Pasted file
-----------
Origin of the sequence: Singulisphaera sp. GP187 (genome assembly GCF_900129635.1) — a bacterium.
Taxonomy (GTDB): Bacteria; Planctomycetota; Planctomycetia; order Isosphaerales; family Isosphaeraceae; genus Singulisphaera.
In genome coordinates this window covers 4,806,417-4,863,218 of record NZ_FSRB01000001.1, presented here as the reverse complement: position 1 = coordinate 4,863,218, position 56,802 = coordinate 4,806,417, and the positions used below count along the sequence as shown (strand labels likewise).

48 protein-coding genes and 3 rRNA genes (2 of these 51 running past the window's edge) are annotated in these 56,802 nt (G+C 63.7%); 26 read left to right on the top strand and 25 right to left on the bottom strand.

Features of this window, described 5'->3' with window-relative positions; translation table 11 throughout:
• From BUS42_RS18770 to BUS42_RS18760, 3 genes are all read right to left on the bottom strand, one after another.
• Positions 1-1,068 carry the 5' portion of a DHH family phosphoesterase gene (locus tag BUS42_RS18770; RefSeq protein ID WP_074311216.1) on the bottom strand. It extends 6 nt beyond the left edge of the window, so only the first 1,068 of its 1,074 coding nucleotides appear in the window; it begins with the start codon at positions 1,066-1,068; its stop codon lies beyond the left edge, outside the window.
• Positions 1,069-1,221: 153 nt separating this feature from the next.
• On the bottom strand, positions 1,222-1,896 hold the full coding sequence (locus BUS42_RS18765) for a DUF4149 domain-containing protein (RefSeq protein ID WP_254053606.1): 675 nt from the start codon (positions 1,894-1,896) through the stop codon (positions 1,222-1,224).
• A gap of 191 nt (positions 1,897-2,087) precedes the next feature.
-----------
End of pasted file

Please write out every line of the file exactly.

Origin of the sequence: Singulisphaera sp. GP187 (genome assembly GCF_900129635.1) — a bacterium.
Taxonomy (GTDB): Bacteria; Planctomycetota; Planctomycetia; order Isosphaerales; family Isosphaeraceae; genus Singulisphaera.
In genome coordinates this window covers 4,806,417-4,863,218 of record NZ_FSRB01000001.1, presented here as the reverse complement: position 1 = coordinate 4,863,218, position 56,802 = coordinate 4,806,417, and the positions used below count along the sequence as shown (strand labels likewise).

48 protein-coding genes and 3 rRNA genes (2 of these 51 running past the window's edge) are annotated in these 56,802 nt (G+C 63.7%); 26 read left to right on the top strand and 25 right to left on the bottom strand.

Features of this window, described 5'->3' with window-relative positions; translation table 11 throughout:
• From BUS42_RS18770 to BUS42_RS18760, 3 genes are all read right to left on the bottom strand, one after another.
• Positions 1-1,068 carry the 5' portion of a DHH family phosphoesterase gene (locus tag BUS42_RS18770; RefSeq protein ID WP_074311216.1) on the bottom strand. It extends 6 nt beyond the left edge of the window, so only the first 1,068 of its 1,074 coding nucleotides appear in the window; it begins with the start codon at positions 1,066-1,068; its stop codon lies beyond the left edge, outside the window.
• Positions 1,069-1,221: 153 nt separating this feature from the next.
• On the bottom strand, positions 1,222-1,896 hold the full coding sequence (locus BUS42_RS18765) for a DUF4149 domain-containing protein (RefSeq protein ID WP_254053606.1): 675 nt from the start codon (positions 1,894-1,896) through the stop codon (positions 1,222-1,224).
• A gap of 191 nt (positions 1,897-2,087) precedes the next feature.